“Even bright students cheat because they see others doing the same. They also cheat if they find a subject boring or of no significance to their future,” observes Kashif Husnain, a teacher.
“When I asked a student what was the first question that he asked his class fellow after coming out of the examination hall. He said I usually want to know if my friend, too, had all the answers with him on his micro-copy,” he says.
Students these days see cheating as their fundamental right. There are a number of cases reported by the media, too, where teachers who tried imposing some discipline were mistreated and even manhandled.
Technological advancement has also contributed in making copying during exams easy. Previously there was a big risk of being caught red-handed as students had to cheat from a hard copy from any guide. But thanks to technology there is now a paper-free environment all around. If they have a blue tooth device they can also communicate with anyone outside the hall to get the exact answers.
Ehtesham, a student of matric, believes that teachers don’t teach as they should. “Most private school teachers are not paid very good salaries so bright people don’t even consider this profession for themselves. Meanwhile, in government schools, teachers don’t pay heed to the students’ needs despite being paid well. There is also no check from higher authorities regarding the poor attendance of teachers in government institutions,” he points out.
Sidra, a student of first year says that “It’s now routine for schools and colleges to close due to any strike or disturbance. Such unscheduled breaks contribute to not covering the entire syllabus, which by the way is also obsolete. Still the board officials don’t care and prepare exam papers as if everything was normal.”
Fatima, mother of two, says that her entire focus is on her children doing well in their studies. So she has arranged two teachers to give tuitions to them in the evening. She also has additional monthly expenses in the form of fuel for the generator during loadshedding when the kids have to study. She wants them to do well in their exams and never encourages them to cheat but they do so anyway.
There is no guidance for students to improve after reviewing their mistakes. There are no past papers published or communication medium made by the board officials wherein they show the students how they solved the same paper.
How papers are checked and how marks are awarded is also a mystery. A student who fears his marks in the mathematics paper may be disappointing instead gets good marks in the subject and another who thinks he would top in physics has to sit for the supplementary exam. Normally, it is believed to be a matter of pure luck and dependant on the mood of the person checking the paper.
Another flaw in our education system compels students to learn the words in textbooks by heart and write them down the same way in their answer sheets. Students are discouraged from using their own reasoning capabilities.
Saud Sabir, a company brand manager in charge of recruiting, notes, “Job seekers come with good degrees and marks but they don’t even have knowledge of the basic concepts of engineering or of any other degree that they claim to have.”
He further states that he does not believe that all students cheat but it was obvious that they pay little attention to what they are learning. They just learn by heart and retain the information till the exams only, after which it is forgotten. But it’s the responsibility of educational institutions to excel in their teaching expertise. They are to feed knowledge in the students in interesting and practical ways so that it becomes interesting for the students to learn.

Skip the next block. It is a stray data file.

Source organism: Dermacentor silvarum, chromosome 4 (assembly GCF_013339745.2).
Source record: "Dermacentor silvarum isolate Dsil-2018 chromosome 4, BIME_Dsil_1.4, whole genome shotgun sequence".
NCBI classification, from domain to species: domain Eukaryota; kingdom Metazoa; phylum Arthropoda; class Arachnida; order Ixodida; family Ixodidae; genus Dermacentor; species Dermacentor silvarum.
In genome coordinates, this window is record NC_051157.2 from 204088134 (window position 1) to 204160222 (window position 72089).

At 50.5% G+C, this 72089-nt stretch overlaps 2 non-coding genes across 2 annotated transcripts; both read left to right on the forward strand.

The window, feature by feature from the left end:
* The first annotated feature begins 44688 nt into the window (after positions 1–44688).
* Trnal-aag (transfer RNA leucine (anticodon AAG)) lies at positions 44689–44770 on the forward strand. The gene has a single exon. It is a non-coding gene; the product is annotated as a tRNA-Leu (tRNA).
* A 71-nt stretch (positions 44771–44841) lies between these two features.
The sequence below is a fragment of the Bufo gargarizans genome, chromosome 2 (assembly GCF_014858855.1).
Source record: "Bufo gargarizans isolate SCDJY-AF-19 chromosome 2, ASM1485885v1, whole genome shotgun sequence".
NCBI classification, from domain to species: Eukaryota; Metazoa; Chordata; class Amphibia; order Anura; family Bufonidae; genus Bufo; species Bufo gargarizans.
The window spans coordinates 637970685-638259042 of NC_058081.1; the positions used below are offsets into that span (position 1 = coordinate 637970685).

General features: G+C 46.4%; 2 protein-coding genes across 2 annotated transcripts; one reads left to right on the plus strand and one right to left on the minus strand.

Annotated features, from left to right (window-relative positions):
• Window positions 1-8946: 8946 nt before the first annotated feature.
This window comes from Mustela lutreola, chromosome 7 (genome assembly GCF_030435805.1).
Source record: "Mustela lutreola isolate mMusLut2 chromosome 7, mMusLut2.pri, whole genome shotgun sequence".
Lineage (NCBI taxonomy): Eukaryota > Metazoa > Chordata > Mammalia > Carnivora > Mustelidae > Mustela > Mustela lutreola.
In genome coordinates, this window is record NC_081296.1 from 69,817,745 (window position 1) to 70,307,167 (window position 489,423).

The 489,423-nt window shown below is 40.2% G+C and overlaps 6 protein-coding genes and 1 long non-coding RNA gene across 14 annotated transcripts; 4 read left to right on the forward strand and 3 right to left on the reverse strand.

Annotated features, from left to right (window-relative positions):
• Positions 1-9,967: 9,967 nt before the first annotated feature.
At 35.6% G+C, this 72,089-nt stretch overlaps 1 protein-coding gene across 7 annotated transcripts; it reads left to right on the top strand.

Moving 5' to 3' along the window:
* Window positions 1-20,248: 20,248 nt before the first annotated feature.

Teachers, too, were expected and required to undergo professional training before making teaching a career. Earlier, promotions were made on the basis of experience but now teacher training bears more weight. This is how you find a 19-year-old teaching students of matric. With there hardly being any age difference between the teachers and students these there is no longer any distance among them and they are more like friends. The problem arises when the students don’t see him as a teacher or someone they must respect. Who then do they listen to? Their own hearts most probably. Then the students are also aware that most teachers are low paid and that their own economical conditions are far better than the teacher’s.
Earlier, parents used to trust teachers completely and give them full control of their children. So the students also thought they had no choice but to listen to the teachers. But now the parents don’t tolerate teachers being strict with their students. They complain to the administration regarding their behavior and the administration always listens to the parents and can fire the teacher notwithstanding whether he or she was right or wrong in his or her actions.
This incompetence of the system is compensated through a bypass where students cheat, teachers facilitate and parents are happy that their kids are doing well.
Mohammad Moosa, a retired civil servant, observes, “Until the 1970s, the quality of education was satisfactory and there was no concept of tuitions let alone cheating to pass exams. In the 1980s teachers were hired not on the basis of their merit or willingness to be a teacher but on the basis of political affiliation, by sabotaging merit. It was like a punch in the face of our nation as it was a crucial responsibility given to those who really didn’t care or had any interest in educating students. Those people got their jobs and the politicians got their votes as education took a back seat.
That’s how cheating turns into an epidemic. And, ironically, it is we who are letting our own children get infected by the disease.